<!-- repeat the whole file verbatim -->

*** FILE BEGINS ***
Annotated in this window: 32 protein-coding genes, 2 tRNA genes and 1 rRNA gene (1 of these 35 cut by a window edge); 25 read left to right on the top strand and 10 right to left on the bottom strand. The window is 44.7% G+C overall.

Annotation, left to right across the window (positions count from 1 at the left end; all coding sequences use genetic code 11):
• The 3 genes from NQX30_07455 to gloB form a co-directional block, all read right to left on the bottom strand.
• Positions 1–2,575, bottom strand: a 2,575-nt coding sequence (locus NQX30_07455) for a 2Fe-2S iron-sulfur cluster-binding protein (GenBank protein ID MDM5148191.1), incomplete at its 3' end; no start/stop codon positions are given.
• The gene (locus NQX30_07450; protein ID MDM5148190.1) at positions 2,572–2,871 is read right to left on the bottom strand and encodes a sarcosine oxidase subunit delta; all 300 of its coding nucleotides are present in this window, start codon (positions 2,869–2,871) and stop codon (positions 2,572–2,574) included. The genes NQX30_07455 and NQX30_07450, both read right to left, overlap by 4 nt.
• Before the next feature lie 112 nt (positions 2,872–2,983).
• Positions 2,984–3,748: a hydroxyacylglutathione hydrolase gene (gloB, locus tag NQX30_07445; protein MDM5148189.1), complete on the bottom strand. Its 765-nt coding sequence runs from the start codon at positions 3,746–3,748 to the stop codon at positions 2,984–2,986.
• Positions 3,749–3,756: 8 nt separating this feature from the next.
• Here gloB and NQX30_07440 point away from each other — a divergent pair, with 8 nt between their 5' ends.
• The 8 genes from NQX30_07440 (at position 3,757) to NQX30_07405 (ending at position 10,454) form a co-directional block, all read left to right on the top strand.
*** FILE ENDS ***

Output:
Annotated in this window: 32 protein-coding genes, 2 tRNA genes and 1 rRNA gene (1 of these 35 cut by a window edge); 25 read left to right on the top strand and 10 right to left on the bottom strand. The window is 44.7% G+C overall.

Annotation, left to right across the window (positions count from 1 at the left end; all coding sequences use genetic code 11):
• The 3 genes from NQX30_07455 to gloB form a co-directional block, all read right to left on the bottom strand.
• Positions 1–2,575, bottom strand: a 2,575-nt coding sequence (locus NQX30_07455) for a 2Fe-2S iron-sulfur cluster-binding protein (GenBank protein ID MDM5148191.1), incomplete at its 3' end; no start/stop codon positions are given.
• The gene (locus NQX30_07450; protein ID MDM5148190.1) at positions 2,572–2,871 is read right to left on the bottom strand and encodes a sarcosine oxidase subunit delta; all 300 of its coding nucleotides are present in this window, start codon (positions 2,869–2,871) and stop codon (positions 2,572–2,574) included. The genes NQX30_07455 and NQX30_07450, both read right to left, overlap by 4 nt.
• Before the next feature lie 112 nt (positions 2,872–2,983).
• Positions 2,984–3,748: a hydroxyacylglutathione hydrolase gene (gloB, locus tag NQX30_07445; protein MDM5148189.1), complete on the bottom strand. Its 765-nt coding sequence runs from the start codon at positions 3,746–3,748 to the stop codon at positions 2,984–2,986.
• Positions 3,749–3,756: 8 nt separating this feature from the next.
• Here gloB and NQX30_07440 point away from each other — a divergent pair, with 8 nt between their 5' ends.
• The 8 genes from NQX30_07440 (at position 3,757) to NQX30_07405 (ending at position 10,454) form a co-directional block, all read left to right on the top strand.